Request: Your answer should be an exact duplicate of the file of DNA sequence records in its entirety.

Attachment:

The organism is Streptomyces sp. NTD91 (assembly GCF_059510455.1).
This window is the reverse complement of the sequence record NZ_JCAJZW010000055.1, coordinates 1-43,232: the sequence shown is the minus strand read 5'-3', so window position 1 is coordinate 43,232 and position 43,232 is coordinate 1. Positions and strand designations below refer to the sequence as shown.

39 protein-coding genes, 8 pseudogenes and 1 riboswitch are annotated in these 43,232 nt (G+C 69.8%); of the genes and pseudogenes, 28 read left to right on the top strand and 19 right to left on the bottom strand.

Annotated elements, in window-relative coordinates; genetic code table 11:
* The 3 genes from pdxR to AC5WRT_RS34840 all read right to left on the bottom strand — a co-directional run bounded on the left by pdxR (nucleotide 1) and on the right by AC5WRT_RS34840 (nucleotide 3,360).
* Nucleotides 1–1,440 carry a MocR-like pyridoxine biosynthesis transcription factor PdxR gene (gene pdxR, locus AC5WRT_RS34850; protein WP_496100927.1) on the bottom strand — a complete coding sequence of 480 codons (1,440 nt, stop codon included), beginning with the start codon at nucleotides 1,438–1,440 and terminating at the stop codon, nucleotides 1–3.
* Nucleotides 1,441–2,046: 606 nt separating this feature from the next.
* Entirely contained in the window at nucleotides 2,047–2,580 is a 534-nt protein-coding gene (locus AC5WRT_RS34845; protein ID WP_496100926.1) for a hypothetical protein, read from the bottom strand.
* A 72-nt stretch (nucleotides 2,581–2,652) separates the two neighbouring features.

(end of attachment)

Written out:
The organism is Streptomyces sp. NTD91 (assembly GCF_059510455.1).
This window is the reverse complement of the sequence record NZ_JCAJZW010000055.1, coordinates 1-43,232: the sequence shown is the minus strand read 5'-3', so window position 1 is coordinate 43,232 and position 43,232 is coordinate 1. Positions and strand designations below refer to the sequence as shown.

39 protein-coding genes, 8 pseudogenes and 1 riboswitch are annotated in these 43,232 nt (G+C 69.8%); of the genes and pseudogenes, 28 read left to right on the top strand and 19 right to left on the bottom strand.

Annotated elements, in window-relative coordinates; genetic code table 11:
* The 3 genes from pdxR to AC5WRT_RS34840 all read right to left on the bottom strand — a co-directional run bounded on the left by pdxR (nucleotide 1) and on the right by AC5WRT_RS34840 (nucleotide 3,360).
* Nucleotides 1–1,440 carry a MocR-like pyridoxine biosynthesis transcription factor PdxR gene (gene pdxR, locus AC5WRT_RS34850; protein WP_496100927.1) on the bottom strand — a complete coding sequence of 480 codons (1,440 nt, stop codon included), beginning with the start codon at nucleotides 1,438–1,440 and terminating at the stop codon, nucleotides 1–3.
* Nucleotides 1,441–2,046: 606 nt separating this feature from the next.
* Entirely contained in the window at nucleotides 2,047–2,580 is a 534-nt protein-coding gene (locus AC5WRT_RS34845; protein ID WP_496100926.1) for a hypothetical protein, read from the bottom strand.
* A 72-nt stretch (nucleotides 2,581–2,652) separates the two neighbouring features.